Secondly, delegated legislation allows law to be made by those who have the relevant expert knowledge. By way of illustration, a local authority can make law in accordance with what their locality needs as opposed to having one law across the board which may not suit their particular area. A particular Local Authority can make a law to suit local needs and that Local Authority will have the knowledge of what is best for the locality rather than Parliament.
Thirdly, delegated legislation can deal with an “emergency situation”as it arises without having to wait for an Act to be passed through Parliament to resolve the particular situation.
Finally, delegated legislation can be used to cover a situation that Parliament had not anticipated at the time it enacted the piece of legislation, which makes it flexible and very useful to law-making. Delegated legislation is therefore able to meet the changing needs of society and also situations which Parliament had not anticipated when they enacted the Act of Parliament.
Grounds On Which Delegated Legislation Can Be Challenged:
A. Enabling or Parent Act is unconstitutional : In India, there is supremacy of the Constitution and therefore an act passed by the Legislature is required to be in conformity with the constitutional requirement and if it is found to be in violation of the constitutional provisions, the court declares it unconstitutional and void. If enabling or parent act (i.e the act providing for the delegation) is void and subordinate or delegated legislation made under the act will also be declared to be unconstitutional and therefore void. The limits of the Constitution may be express and implied.
Express Limit: Articles 13, 245 and 246 provide the express limits of the constitution. Article 13(1) provides that all laws in force in the territory of India immediately before the commencement of the constitution in so far as they are inconsistent with the provisions of Part III (fundamental rights) shall, to the extent of the contravention, be void. According to article 13(2), the state shall not make any law which takes away orabridges the rights conferred by part III (i.e the Fundamental Rights) and any law made in contravention of this clause shall, to the extent of the contravention, be void. Article 13(3) makes it clear that for this purpose, unless the context otherwise requires , law includes any ordinance, order, by – law, rule, regulation, notification, custom or usage having in the territory of India, the force of law. The legislature, thus, cannot violate the provisions of part III of the constitution granting the fundamental rights. If the parent or enabling Act is violative of the Fundamental Rights granted by part III of the constitution, it will be declared by the court as unconstitutional and void, and the subordinate or delegated legislation made under the act will also be held to be unconstitutional and void.
Article 245 makes it clear that the legislative powers of the parliament and that of the state legislatures are subject to the provisions of the constitution. Parliament may make laws for the whole or any part of the territory of India and the legislatures of a state make laws for the whole or any part of the state. No law made by the parliament shall be deemed to be invalid on the ground that it would have extra territorial operation. The state legislature can make law only for the State concerned and, therefore, the law made by the state legislature having operation outside the state would be invalid  . In the matter of Cauvery Water Disputes Tribunal,  the Karnataka Cauvery Basin Irrigation Protection Ordinance, 1991 was declared unconstitutional on certain grounds including the ground that it had extra territorial operation in as much as it interfered with the equitable rights of Tamil Nadu and Pondicherry to the waters of Cauvery River.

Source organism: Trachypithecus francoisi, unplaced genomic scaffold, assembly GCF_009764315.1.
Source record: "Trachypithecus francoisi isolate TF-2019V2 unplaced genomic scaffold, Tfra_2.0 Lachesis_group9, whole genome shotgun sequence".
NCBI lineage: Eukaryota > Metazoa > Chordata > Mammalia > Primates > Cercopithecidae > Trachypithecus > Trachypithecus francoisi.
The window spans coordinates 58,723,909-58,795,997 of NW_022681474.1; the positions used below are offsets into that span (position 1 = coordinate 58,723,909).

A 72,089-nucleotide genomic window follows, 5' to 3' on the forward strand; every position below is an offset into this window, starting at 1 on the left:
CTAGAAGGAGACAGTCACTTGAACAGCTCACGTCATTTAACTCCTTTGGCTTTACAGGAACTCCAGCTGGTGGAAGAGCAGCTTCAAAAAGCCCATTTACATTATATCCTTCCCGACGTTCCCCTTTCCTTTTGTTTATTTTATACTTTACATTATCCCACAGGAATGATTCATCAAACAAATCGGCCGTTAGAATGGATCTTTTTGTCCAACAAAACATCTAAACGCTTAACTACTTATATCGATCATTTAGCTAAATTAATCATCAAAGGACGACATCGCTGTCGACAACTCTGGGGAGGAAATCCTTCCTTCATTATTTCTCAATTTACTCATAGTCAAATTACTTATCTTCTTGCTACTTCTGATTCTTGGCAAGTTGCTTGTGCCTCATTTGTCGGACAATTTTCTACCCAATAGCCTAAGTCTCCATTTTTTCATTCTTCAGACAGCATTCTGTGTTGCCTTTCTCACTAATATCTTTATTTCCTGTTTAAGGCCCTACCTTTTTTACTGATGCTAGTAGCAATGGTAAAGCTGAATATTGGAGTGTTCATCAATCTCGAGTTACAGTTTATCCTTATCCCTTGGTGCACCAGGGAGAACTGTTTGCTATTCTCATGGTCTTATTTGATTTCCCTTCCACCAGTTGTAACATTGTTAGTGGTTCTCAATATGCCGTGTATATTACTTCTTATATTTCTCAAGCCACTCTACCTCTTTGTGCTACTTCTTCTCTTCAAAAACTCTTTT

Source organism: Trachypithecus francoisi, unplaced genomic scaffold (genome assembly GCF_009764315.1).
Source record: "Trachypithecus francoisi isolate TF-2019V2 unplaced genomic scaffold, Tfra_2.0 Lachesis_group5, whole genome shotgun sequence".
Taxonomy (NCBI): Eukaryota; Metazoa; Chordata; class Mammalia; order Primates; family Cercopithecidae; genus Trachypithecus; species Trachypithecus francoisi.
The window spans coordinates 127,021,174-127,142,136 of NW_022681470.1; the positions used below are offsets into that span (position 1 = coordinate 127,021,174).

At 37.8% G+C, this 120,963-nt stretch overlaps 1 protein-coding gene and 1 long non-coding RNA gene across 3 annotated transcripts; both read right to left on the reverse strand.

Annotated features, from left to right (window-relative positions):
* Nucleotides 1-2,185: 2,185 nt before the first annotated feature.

In short, no law made by Parliament shall be deemed to be invalid on the ground that it would have extra territorial operation. However, the law made by the state legislature may be challenged on the ground of extra territorial operation. If the parent act is declared to be unconstitutional, then the delegated legislation made under such act would also be declared to be unconstitutional and thus, void. Article 246 makes provisions in respect of the distribution of powers between the powers between the Parliament and the State legislatures. From article 246 and the seventh schedule, it becomes clear that the subjects have been divided into three categories – Union list, State list and Concurrent list. Parliament has exclusive power to make laws with respect to any of the matters or subjects enumerated in the Union list and of the legislature of any state has power to make laws for such state or any part thereof with respect to any of the matters or subjects enumerated in the State list. Parliament and State Legislatures both have power to make laws with respect to any of the matters or subjects enumerated in the Concurrent List, but In the case of conflict between the law made by Parliament and a law made by the State Legislature with respect to such matter or subject, the law made by Parliament shall prevail and the laws made by the State Legislature, to the extent of repugnancy. be void, unless the law made by the State Legislature has received the assent of the President.